Personal Injury Lawyer

How Do Insurance Companies Determine Personal Injury Settlements?

When you sustain injuries in an accident or other event caused by someone else’s negligence or wrongdoing, you may decide to sue the responsible person to recover your costs and other damages stemming from your injuries. This in turn means that you, or more likely your personal injury attorney, will have to deal with the defendant’s insurance company and its adjusters.

Settlement Process

Each insurance company has its own process for determining how much it will offer you as a settlement. The adjuster generally will proceed in the following manner:

  • Obtain your version of the accident, plus that of the policyholder
  • Request documentation of your claim, such as your medical bills, proof of earnings, proof of property damage, recent tax returns, etc
  • Investigate you personally to find out if you have had other accident claims in the past and their results or if you appear to be malingering, etc.
  • Determine the ballpark value of your claim
  • Offer you a substantially lower amount as an initial settlement offer
  • Negotiate with you or your attorney to increase this amount
  • Aggressively represent the policyholder if your case goes to trial

Determining the Settlement Amount

Keep in mind that the insurance adjuster is not your friend. He or she works for the insurance company with the job of getting you to accept the lowest possible settlement. Consequently, after going through all the documentation you provide plus any available police or accident reports, he or she will decide in his or her own mind your likelihood of winning your personal injury lawsuit and the amount of damages the jury likely will award you.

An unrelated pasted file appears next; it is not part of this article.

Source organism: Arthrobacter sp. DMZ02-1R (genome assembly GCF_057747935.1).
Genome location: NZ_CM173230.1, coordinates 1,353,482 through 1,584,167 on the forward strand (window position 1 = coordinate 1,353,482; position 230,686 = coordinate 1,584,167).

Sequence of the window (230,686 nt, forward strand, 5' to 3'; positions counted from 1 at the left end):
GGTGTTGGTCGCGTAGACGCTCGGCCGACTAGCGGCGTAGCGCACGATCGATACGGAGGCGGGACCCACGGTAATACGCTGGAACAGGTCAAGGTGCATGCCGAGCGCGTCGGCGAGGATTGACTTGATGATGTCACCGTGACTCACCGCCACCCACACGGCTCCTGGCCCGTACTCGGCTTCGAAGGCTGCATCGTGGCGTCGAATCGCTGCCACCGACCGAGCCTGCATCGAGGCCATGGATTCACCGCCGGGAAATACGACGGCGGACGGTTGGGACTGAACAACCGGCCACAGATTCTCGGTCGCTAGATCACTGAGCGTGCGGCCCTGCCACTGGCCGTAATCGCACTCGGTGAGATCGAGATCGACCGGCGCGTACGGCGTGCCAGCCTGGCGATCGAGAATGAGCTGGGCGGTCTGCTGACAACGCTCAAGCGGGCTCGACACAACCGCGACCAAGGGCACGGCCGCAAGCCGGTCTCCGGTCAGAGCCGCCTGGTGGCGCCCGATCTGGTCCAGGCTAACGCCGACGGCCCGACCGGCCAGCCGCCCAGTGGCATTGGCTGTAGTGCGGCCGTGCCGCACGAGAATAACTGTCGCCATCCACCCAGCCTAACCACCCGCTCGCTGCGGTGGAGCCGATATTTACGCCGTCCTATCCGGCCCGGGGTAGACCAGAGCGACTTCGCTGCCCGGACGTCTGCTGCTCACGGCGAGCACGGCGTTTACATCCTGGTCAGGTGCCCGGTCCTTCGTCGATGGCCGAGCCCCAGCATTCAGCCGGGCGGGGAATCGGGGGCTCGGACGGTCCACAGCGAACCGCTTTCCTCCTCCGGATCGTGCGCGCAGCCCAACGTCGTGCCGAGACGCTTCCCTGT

Armed with all of the above, he or she will then calculate a settlement amount based on the perceived value of your case. Some insurance companies use the per diem method, meaning that they assign a dollar figure, say $100, for every day from the date of your accident to the date when you obtained your maximum recovery.

Most insurance companies, however, use the multiplier method. Here the adjuster adds up your economic damages, i.e., medical and other bills, and multiplies this amount by an arbitrary figure, usually somewhere between one and five, to estimate your noneconomic damages, such as your pain and suffering. He or she then adds this amount to your economic damages and also adds in your lost wages. The final figure represents what he or she views as a fair settlement.

Getting Legal Help

Not surprisingly, you stand a much better chance of receiving a high settlement offer if you hire an experienced personal injury attorney to represent you and conduct the settlement negotiations on your behalf rather than attempting to do this yourself. Consider discussing these matters with a personal injury lawyer in Rapid City, SD from a firm like The Law Offices of Clayborne, Loos & Sabers LLP.